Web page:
By Rebecca Hamill-Nobrega
The Goat takes centre stage for the 2015 Lunar New year.
The Goat comes 8th in the Chinese zodiac, which includes 12 animals.
Chinese astrology says people born in a year of the Goat are believed to be gentle, shy stable, kind-hearted and sympathetic, according to chinahighlights.com.
Even though they may appear delicate on the surface, people born under this sign are tough on the inside. Also, those born in the year of the Goat are said to be very serene and calm, providing them with good health and fewer medical problems.
Gary Gu, President of Mississauga Mandarin Association told Humber News the animals associated with the Chinese New Year is a way for Chinese people to record when they are born on the Lunar calendar.
“Every year has a different animal to it and there’s just so many stories to represent each” – Gu
There is significance to every animal and each year for the Lunar Year.
This year, the Mandarin Association of Mississauga is hosting an event to celebrate the Lunar year. They are expecting over 1,000 people, including 400 families at the four hour event.
Is it a lucky year for “Goats?”
Bringing kids and community together
Jennifer Chang, Program Manager at the Toronto Mandarin School said the Chinese New Year is more than a celebration, but an opportunity for families to spend time together.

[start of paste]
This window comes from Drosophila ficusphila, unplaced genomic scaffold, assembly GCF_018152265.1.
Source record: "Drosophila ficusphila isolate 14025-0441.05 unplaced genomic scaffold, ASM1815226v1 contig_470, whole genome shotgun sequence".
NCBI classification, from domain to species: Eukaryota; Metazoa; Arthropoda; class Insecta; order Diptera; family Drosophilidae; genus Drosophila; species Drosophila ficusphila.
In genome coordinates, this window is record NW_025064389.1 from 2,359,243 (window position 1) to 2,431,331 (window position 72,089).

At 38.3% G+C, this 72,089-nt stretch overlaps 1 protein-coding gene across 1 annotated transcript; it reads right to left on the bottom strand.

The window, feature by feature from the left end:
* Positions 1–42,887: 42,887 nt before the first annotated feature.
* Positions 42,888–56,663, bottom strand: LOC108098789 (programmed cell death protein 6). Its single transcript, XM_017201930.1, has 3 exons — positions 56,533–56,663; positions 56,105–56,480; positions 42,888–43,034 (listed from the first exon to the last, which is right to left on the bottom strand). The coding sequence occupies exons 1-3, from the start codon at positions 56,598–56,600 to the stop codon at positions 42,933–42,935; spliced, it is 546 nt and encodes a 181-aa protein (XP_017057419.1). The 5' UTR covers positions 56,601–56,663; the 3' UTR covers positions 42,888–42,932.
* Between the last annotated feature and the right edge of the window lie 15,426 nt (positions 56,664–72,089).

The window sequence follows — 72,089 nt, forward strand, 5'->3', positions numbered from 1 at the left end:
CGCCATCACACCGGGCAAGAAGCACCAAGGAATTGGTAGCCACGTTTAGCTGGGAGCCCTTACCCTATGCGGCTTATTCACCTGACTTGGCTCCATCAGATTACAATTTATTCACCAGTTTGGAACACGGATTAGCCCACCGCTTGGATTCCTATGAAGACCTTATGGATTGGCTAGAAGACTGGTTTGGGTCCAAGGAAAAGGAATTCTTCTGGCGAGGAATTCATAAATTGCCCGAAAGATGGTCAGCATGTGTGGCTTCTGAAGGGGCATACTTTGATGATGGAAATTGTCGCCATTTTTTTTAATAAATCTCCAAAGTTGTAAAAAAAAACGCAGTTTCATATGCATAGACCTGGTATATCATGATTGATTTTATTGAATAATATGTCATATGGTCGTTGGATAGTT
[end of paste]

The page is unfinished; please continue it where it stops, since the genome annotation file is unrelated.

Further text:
Every year, the school organizes a Chinese new Year event and this year, they’re holding a market fair. The kids and the parents will attend, where they can take part in the art and crafts, make traditional Chinese dishes and other activities and be sold. All the proceeds will be going towards the school’s library and school events.
Chang said the school hired line dancers to teach the children the traditional Chinese dance. There will be a lot of interactive games for all the toddlers, Goat themed to represent the Lunar New Year.
Chang said that with the Chinese community in Toronto is getting bigger, and the Mandarin School of Toronto being multicultural, it’s important to teach traditions and the importance of families.
“Everybody’s excited. When it comes to the New Year, its celebration, traditions and culture, I think every one is very passionate” – Chang
Chang also said the Chinese New Year pulls families together.
Toronto celebrates the Chinese New Year
LunarFest’s website describes it a festival that brings together soul, art and life on one stage.
The festival will include New year traditions such as award winning dragon dance team from Taiwan, Jhuo Lan Dragon Dance team. Followed, skating under the moonlight, a lantern jungle, a lunar kids hame station and several others.
— LunarFest (@LunarFest) February 25, 2015
LunarFest visits Toronto tomorrow and March 1. It runs from 11-7 p.m. at the Harbourfront Centre.